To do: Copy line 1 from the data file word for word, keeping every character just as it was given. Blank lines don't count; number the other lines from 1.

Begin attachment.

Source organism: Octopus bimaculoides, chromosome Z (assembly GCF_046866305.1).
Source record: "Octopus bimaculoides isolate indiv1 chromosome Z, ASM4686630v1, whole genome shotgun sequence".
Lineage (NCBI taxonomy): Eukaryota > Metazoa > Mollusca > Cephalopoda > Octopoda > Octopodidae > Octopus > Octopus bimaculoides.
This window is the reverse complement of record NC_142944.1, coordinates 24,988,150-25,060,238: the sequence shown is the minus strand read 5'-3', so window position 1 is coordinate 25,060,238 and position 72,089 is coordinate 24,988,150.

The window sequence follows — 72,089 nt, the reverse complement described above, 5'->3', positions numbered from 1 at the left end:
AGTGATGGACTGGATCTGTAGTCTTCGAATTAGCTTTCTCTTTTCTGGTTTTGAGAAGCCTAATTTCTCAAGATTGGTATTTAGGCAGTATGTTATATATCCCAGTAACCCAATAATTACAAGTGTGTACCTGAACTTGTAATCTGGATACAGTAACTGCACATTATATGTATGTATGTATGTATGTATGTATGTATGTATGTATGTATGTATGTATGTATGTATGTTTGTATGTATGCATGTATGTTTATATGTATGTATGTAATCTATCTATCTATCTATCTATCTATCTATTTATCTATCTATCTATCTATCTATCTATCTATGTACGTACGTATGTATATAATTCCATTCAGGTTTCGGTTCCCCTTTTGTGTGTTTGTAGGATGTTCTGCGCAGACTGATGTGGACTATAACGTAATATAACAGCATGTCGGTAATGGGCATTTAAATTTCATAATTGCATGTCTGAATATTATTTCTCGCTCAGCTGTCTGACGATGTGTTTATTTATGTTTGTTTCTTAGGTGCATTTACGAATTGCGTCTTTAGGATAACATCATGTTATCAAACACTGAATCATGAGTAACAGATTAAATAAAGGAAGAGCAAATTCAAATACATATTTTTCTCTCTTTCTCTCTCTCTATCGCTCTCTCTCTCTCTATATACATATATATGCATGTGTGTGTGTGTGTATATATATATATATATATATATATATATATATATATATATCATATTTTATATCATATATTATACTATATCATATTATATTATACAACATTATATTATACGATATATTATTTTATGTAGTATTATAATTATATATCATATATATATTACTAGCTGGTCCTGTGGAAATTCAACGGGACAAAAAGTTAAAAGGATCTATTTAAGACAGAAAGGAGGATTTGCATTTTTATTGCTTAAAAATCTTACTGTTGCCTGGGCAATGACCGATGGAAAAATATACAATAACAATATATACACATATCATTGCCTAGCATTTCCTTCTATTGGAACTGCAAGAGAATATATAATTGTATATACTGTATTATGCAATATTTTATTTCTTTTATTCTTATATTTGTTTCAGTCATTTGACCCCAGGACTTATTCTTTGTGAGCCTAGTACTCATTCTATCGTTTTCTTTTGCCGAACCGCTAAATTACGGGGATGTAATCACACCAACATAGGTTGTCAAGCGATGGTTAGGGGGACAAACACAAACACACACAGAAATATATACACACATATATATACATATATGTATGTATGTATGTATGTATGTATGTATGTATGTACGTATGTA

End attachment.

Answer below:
Source organism: Octopus bimaculoides, chromosome Z (assembly GCF_046866305.1).